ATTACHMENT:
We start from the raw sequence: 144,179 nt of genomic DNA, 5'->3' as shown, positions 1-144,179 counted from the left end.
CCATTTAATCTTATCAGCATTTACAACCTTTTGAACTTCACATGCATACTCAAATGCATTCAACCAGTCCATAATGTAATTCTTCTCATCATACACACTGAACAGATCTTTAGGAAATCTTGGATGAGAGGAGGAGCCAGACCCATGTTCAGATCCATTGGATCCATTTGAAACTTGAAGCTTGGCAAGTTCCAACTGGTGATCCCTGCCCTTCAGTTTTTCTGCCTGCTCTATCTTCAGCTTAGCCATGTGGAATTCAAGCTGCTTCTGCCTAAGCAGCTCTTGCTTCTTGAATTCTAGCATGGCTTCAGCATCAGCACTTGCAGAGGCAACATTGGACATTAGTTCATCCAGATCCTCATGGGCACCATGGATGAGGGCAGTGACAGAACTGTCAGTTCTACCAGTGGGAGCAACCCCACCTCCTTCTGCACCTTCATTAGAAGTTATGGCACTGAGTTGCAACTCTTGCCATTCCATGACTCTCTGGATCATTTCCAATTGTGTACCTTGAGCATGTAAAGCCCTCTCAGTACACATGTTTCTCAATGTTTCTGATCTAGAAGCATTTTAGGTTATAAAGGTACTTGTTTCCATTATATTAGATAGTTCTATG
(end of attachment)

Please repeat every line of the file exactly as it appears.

We start from the raw sequence: 144,179 nt of genomic DNA, 5'->3' as shown, positions 1-144,179 counted from the left end.
CCATTTAATCTTATCAGCATTTACAACCTTTTGAACTTCACATGCATACTCAAATGCATTCAACCAGTCCATAATGTAATTCTTCTCATCATACACACTGAACAGATCTTTAGGAAATCTTGGATGAGAGGAGGAGCCAGACCCATGTTCAGATCCATTGGATCCATTTGAAACTTGAAGCTTGGCAAGTTCCAACTGGTGATCCCTGCCCTTCAGTTTTTCTGCCTGCTCTATCTTCAGCTTAGCCATGTGGAATTCAAGCTGCTTCTGCCTAAGCAGCTCTTGCTTCTTGAATTCTAGCATGGCTTCAGCATCAGCACTTGCAGAGGCAACATTGGACATTAGTTCATCCAGATCCTCATGGGCACCATGGATGAGGGCAGTGACAGAACTGTCAGTTCTACCAGTGGGAGCAACCCCACCTCCTTCTGCACCTTCATTAGAAGTTATGGCACTGAGTTGCAACTCTTGCCATTCCATGACTCTCTGGATCATTTCCAATTGTGTACCTTGAGCATGTAAAGCCCTCTCAGTACACATGTTTCTCAATGTTTCTGATCTAGAAGCATTTTAGGTTATAAAGGTACTTGTTTCCATTATATTAGATAGTTCTATG